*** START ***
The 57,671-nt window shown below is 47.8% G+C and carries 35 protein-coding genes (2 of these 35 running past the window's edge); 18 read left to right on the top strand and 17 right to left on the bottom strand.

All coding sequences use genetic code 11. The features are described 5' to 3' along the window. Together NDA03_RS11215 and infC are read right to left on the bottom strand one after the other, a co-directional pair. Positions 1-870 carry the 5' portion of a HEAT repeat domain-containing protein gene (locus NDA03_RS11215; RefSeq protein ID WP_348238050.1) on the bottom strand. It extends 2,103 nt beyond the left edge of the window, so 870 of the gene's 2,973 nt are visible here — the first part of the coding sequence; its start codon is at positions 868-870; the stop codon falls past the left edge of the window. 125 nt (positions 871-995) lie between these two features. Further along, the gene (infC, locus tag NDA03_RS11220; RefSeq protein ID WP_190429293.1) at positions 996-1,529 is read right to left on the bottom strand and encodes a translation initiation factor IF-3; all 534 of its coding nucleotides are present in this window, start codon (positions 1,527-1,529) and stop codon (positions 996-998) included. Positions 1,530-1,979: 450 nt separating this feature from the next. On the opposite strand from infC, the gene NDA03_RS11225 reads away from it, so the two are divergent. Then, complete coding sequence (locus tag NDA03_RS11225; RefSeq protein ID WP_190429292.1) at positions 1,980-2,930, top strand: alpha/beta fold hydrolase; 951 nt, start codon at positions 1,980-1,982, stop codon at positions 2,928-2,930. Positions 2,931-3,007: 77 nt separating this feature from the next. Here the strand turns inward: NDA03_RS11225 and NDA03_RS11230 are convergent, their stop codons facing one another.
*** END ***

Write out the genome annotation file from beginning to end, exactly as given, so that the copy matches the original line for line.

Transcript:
The 57,671-nt window shown below is 47.8% G+C and carries 35 protein-coding genes (2 of these 35 running past the window's edge); 18 read left to right on the top strand and 17 right to left on the bottom strand.

All coding sequences use genetic code 11. The features are described 5' to 3' along the window. Together NDA03_RS11215 and infC are read right to left on the bottom strand one after the other, a co-directional pair. Positions 1-870 carry the 5' portion of a HEAT repeat domain-containing protein gene (locus NDA03_RS11215; RefSeq protein ID WP_348238050.1) on the bottom strand. It extends 2,103 nt beyond the left edge of the window, so 870 of the gene's 2,973 nt are visible here — the first part of the coding sequence; its start codon is at positions 868-870; the stop codon falls past the left edge of the window. 125 nt (positions 871-995) lie between these two features. Further along, the gene (infC, locus tag NDA03_RS11220; RefSeq protein ID WP_190429293.1) at positions 996-1,529 is read right to left on the bottom strand and encodes a translation initiation factor IF-3; all 534 of its coding nucleotides are present in this window, start codon (positions 1,527-1,529) and stop codon (positions 996-998) included. Positions 1,530-1,979: 450 nt separating this feature from the next. On the opposite strand from infC, the gene NDA03_RS11225 reads away from it, so the two are divergent. Then, complete coding sequence (locus tag NDA03_RS11225; RefSeq protein ID WP_190429292.1) at positions 1,980-2,930, top strand: alpha/beta fold hydrolase; 951 nt, start codon at positions 1,980-1,982, stop codon at positions 2,928-2,930. Positions 2,931-3,007: 77 nt separating this feature from the next. Here the strand turns inward: NDA03_RS11225 and NDA03_RS11230 are convergent, their stop codons facing one another.